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Quality versus price

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Getting The Edge In Professional Selling — Terence A. Hockenhull

AS I HAVE mentioned many times before, salespeople tend to think that the only determining factor used by a customer to make a buying decision is price. It always seems that deals are lost to competitors offering slightly lower prices. Whether the excuse is smuggled goods from China; cheap, nasty, and unreliable products; or a competitor engaging in a price war, price would seem to be the most common reason for losing a sale.

Yet those selling goods at a premium (and winning sales) must surely see that this is a specious argument. Clients undoubtedly use many other factors to help them make their decisions.

All of us have bought luxury goods at one time or another, paying a premium for items that might be purchased for less. Why? Better quality, a brand name we can trust, a long-standing relationship with the salesperson? Indeed, all of these are perfectly valid reasons for making our choice.

Every situation is different. Consider, for a moment, a very cost-conscious customer who normally holds out for the lowest prices and will not pay a premium because of brand name or quality. Suppose he needs to buy a replacement piece of equipment or a spare part that is only available (in stock) from the most expensive vendor. The urgency of the requirement may make cost considerations evaporate.

Nonetheless, one has to be realistic. There are many situations and occasions where cost really is a factor, and a client will only buy if they know they are getting a low price.

Some months back, I was talking to a Chinese businessman in the showroom and dealership where I bought my car. My budget allowed me to buy a pick-up truck; he was looking at the largest SUV on sale in the showroom, costing at last three times the amount I would pay for my car. Clearly, a man willing to pay a premium. Yet, he informed me that he had already been to four other showrooms selling the same brand and model of car and was negotiating with each for the best deal. This makes perfect sense to me, providing he is comparing apples with apples!

In this scenario, one has to be very careful about the idea of “apples with apples.” Sure, the brand, model, and grade were all the same. But what ‘freebies’ were being offered? Would the inclusion of insurance, car tint, floor mats, three-year registration, etc. all be offered by each dealership? How about service levels or a personal relationship with a salesperson or someone in the servicing department?

At the end of the day, how the customer views competing products and which criteria he sets for the purchase will most likely determine his choice. The company I work for sells a wide range of steel products. We face lots of competition, and some vendors are willing to cut their prices to rock-bottom to secure an order. We pride ourselves on the quality of our raw materials and finished goods. However, since the materials are often used by contractors, they really don’t care about quality. Cheaper materials increase their profits, and whether the structure lasts five years or 20 years is of little consequence, as long as they can pass inspections during and on completion of construction.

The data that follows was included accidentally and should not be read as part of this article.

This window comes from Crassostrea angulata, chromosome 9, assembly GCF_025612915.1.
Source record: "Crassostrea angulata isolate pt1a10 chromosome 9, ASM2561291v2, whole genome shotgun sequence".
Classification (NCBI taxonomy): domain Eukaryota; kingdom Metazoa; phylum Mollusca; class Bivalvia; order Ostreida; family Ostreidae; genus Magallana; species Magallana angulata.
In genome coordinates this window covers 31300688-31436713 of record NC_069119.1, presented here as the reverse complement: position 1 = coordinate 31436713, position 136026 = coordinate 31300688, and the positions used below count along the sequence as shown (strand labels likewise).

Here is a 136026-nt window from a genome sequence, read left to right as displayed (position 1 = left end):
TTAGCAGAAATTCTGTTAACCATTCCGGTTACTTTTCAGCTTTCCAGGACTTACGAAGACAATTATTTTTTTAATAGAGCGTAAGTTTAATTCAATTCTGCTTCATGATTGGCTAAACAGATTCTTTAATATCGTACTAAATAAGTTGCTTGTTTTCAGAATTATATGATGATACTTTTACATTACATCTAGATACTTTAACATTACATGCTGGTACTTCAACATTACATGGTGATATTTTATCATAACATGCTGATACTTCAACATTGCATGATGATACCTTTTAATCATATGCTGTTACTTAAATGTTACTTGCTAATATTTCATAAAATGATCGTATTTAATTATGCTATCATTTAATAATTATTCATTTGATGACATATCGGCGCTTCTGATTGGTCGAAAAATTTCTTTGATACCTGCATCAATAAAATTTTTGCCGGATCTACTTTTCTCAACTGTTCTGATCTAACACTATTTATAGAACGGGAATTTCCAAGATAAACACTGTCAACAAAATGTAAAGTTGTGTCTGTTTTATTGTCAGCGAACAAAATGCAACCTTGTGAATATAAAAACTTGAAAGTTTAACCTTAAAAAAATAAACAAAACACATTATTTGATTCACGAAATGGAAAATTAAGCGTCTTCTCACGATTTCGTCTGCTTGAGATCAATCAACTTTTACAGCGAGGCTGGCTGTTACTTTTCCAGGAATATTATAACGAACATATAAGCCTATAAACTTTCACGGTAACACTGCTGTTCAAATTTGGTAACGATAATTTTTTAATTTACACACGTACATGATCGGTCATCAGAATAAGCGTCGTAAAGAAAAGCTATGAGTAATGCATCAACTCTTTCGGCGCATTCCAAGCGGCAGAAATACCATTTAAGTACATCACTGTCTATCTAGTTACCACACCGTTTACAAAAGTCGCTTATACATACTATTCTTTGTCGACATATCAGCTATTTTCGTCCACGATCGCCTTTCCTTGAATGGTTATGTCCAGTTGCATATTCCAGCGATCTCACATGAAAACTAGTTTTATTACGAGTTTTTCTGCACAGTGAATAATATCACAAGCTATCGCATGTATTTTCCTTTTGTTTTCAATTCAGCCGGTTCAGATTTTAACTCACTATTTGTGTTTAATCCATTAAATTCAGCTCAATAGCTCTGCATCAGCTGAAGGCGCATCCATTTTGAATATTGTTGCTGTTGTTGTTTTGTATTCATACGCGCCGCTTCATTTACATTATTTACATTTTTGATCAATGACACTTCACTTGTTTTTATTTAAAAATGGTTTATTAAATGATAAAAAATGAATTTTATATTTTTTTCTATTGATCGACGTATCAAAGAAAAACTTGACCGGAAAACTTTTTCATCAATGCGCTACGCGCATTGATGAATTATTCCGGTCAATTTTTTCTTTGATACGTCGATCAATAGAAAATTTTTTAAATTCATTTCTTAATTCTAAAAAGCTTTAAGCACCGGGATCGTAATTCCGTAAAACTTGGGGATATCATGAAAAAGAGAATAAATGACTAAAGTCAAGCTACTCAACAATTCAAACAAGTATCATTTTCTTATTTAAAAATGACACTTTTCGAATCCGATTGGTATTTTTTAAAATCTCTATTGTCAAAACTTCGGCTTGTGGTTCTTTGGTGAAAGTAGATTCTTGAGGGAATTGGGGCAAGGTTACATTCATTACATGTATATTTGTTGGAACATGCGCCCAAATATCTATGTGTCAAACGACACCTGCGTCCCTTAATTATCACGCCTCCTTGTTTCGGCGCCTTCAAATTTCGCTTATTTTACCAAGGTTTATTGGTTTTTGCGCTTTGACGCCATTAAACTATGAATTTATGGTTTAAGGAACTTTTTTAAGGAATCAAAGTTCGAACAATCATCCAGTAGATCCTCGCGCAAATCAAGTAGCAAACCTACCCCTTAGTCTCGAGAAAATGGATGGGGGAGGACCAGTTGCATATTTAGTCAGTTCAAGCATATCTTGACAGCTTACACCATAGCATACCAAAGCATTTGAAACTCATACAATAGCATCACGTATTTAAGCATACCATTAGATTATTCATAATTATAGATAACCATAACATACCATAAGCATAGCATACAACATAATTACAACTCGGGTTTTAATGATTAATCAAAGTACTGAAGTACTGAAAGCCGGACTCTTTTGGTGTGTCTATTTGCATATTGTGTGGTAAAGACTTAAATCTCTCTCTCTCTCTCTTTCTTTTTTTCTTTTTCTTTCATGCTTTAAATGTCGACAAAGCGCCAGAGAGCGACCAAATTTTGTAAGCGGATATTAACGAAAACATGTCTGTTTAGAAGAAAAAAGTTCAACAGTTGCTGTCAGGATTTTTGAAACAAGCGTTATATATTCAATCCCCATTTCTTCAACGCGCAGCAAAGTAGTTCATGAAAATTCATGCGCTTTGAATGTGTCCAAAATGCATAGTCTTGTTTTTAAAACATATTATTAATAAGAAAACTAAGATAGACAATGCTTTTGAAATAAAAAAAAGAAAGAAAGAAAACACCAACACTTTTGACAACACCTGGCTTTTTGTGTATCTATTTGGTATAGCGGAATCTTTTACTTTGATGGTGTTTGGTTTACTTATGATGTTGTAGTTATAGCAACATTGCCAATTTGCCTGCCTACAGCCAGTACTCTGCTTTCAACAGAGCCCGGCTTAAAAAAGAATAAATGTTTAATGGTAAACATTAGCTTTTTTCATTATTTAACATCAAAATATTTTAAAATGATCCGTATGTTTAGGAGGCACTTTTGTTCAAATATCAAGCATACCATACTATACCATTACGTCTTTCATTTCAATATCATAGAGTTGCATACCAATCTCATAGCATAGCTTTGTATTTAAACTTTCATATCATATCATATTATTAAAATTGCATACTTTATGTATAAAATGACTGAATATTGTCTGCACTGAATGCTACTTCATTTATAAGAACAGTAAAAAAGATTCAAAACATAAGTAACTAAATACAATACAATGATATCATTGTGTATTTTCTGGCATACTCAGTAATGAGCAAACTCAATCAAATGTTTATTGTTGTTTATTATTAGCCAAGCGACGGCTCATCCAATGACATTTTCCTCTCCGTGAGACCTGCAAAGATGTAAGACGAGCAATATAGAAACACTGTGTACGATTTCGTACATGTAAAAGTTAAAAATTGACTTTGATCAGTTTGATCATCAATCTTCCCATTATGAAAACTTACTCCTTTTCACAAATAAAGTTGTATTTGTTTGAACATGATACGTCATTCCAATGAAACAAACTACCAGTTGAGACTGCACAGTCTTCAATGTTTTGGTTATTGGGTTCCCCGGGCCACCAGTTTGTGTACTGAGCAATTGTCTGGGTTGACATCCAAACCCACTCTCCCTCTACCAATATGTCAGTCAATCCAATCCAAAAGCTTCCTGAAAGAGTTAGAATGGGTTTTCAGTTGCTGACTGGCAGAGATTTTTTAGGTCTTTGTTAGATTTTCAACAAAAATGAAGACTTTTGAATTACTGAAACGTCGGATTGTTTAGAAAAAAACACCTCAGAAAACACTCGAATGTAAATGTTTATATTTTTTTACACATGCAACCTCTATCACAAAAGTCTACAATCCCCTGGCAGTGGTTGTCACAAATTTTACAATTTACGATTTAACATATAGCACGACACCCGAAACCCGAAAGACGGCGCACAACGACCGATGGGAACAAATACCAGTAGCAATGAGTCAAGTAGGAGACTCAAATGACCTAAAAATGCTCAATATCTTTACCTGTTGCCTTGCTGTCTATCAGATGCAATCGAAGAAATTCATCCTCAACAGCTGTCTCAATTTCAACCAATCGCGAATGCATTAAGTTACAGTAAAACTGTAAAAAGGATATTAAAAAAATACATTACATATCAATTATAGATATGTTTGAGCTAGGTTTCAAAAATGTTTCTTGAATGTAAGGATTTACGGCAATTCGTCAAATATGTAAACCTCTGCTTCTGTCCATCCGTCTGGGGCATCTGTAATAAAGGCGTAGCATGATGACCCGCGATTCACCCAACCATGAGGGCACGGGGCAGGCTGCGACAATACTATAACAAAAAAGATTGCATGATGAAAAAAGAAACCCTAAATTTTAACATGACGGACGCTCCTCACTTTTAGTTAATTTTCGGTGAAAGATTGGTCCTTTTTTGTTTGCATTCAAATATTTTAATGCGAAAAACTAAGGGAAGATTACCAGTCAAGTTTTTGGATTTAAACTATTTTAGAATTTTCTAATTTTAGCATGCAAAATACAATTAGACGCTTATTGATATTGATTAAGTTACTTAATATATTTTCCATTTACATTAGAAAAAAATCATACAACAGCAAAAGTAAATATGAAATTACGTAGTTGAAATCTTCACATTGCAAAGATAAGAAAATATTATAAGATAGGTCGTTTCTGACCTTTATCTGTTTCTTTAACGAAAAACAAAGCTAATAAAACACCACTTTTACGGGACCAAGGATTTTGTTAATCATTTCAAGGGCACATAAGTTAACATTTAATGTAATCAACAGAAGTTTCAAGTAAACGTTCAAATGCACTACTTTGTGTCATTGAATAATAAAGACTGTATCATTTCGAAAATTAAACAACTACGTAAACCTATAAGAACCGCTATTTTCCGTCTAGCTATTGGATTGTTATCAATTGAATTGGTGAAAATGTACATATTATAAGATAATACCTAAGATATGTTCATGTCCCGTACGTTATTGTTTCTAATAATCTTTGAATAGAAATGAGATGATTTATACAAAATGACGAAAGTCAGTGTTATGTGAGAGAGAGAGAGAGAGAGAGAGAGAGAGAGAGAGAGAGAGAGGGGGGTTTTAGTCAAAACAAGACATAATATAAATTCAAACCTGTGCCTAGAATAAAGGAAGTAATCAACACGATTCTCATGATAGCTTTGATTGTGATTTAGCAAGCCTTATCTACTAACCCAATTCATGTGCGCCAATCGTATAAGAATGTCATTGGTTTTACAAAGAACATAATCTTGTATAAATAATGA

Salespeople shouldn’t despair; there will, of course, be occasions where a sale is lost because of price. However, more often than not, it is a case of the salesperson failing to establish what is really important to the customer and promoting this aspect of his product.

A recent situation comes to mind here. One of our clients asked for a quotation for our materials, and this was supplied in a timely fashion. My sales engineer called the client a few days later to discuss the proposal and was immediately told that our prices were too high. She established that the materials would be used in a highly caustic and corrosive environment and discussed the likelihood of failure if the protective anti-rust coating was compromised. The client then agreed that quality was important; indeed, after discussing some options, he opted to buy our most expensive material, which offers an exceptional anti-rust coating.

Consider this: had my sales engineer not raised this issue with the client, we would undoubtedly have lost the sale to a cheaper competitor. Furthermore, the client’s needs would have been ill-met, and the likelihood of remedial purchases down the line would be very high. The right approach established what the client really needed. As long as they see this, they will be willing to pay extra.

Just don’t expect clients to pay for things they don’t need. And don’t expect them to pay more for something than they can buy from another source. If you sell your products at a premium, there is a good reason for this. Justify the premium to the client by showing him that he needs it, and price issues will not be so difficult to overcome.

Terence A. Hockenhull is a long-term resident of the Philippines. He is an accomplished sales consultant who currently holds an executive sales position with an Italian geotechnical company.

terry@charteris-inc.com





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